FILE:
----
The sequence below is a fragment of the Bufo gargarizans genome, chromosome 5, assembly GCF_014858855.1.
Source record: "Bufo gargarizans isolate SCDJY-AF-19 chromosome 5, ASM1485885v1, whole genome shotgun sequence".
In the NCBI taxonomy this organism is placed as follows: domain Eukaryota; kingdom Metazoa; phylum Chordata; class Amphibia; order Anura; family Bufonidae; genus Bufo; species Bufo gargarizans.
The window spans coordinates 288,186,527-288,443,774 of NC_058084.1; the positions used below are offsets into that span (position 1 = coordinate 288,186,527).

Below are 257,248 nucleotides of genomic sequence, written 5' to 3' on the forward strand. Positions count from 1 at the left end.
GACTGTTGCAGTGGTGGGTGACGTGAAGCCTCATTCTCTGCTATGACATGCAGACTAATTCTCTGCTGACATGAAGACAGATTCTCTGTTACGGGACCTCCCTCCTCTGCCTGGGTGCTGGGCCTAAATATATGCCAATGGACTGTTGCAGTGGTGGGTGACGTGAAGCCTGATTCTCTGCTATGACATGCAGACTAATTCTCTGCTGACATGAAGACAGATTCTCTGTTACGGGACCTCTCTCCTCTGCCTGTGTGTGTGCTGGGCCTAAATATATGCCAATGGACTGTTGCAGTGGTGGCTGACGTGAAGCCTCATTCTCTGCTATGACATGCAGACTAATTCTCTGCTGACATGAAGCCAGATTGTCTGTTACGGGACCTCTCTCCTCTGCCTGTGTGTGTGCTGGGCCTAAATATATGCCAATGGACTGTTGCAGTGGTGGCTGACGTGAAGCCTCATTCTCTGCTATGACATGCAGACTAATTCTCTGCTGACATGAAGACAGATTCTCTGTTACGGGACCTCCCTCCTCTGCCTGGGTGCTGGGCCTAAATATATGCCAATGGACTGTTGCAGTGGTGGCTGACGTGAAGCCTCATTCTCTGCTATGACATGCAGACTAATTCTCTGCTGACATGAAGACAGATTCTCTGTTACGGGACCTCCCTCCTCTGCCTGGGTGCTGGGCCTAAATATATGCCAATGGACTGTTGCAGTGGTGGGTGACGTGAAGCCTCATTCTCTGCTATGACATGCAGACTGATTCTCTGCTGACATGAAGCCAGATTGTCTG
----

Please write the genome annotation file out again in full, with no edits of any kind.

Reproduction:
The sequence below is a fragment of the Bufo gargarizans genome, chromosome 5, assembly GCF_014858855.1.
Source record: "Bufo gargarizans isolate SCDJY-AF-19 chromosome 5, ASM1485885v1, whole genome shotgun sequence".
In the NCBI taxonomy this organism is placed as follows: domain Eukaryota; kingdom Metazoa; phylum Chordata; class Amphibia; order Anura; family Bufonidae; genus Bufo; species Bufo gargarizans.
The window spans coordinates 288,186,527-288,443,774 of NC_058084.1; the positions used below are offsets into that span (position 1 = coordinate 288,186,527).

Below are 257,248 nucleotides of genomic sequence, written 5' to 3' on the forward strand. Positions count from 1 at the left end.
GACTGTTGCAGTGGTGGGTGACGTGAAGCCTCATTCTCTGCTATGACATGCAGACTAATTCTCTGCTGACATGAAGACAGATTCTCTGTTACGGGACCTCCCTCCTCTGCCTGGGTGCTGGGCCTAAATATATGCCAATGGACTGTTGCAGTGGTGGGTGACGTGAAGCCTGATTCTCTGCTATGACATGCAGACTAATTCTCTGCTGACATGAAGACAGATTCTCTGTTACGGGACCTCTCTCCTCTGCCTGTGTGTGTGCTGGGCCTAAATATATGCCAATGGACTGTTGCAGTGGTGGCTGACGTGAAGCCTCATTCTCTGCTATGACATGCAGACTAATTCTCTGCTGACATGAAGCCAGATTGTCTGTTACGGGACCTCTCTCCTCTGCCTGTGTGTGTGCTGGGCCTAAATATATGCCAATGGACTGTTGCAGTGGTGGCTGACGTGAAGCCTCATTCTCTGCTATGACATGCAGACTAATTCTCTGCTGACATGAAGACAGATTCTCTGTTACGGGACCTCCCTCCTCTGCCTGGGTGCTGGGCCTAAATATATGCCAATGGACTGTTGCAGTGGTGGCTGACGTGAAGCCTCATTCTCTGCTATGACATGCAGACTAATTCTCTGCTGACATGAAGACAGATTCTCTGTTACGGGACCTCCCTCCTCTGCCTGGGTGCTGGGCCTAAATATATGCCAATGGACTGTTGCAGTGGTGGGTGACGTGAAGCCTCATTCTCTGCTATGACATGCAGACTGATTCTCTGCTGACATGAAGCCAGATTGTCTG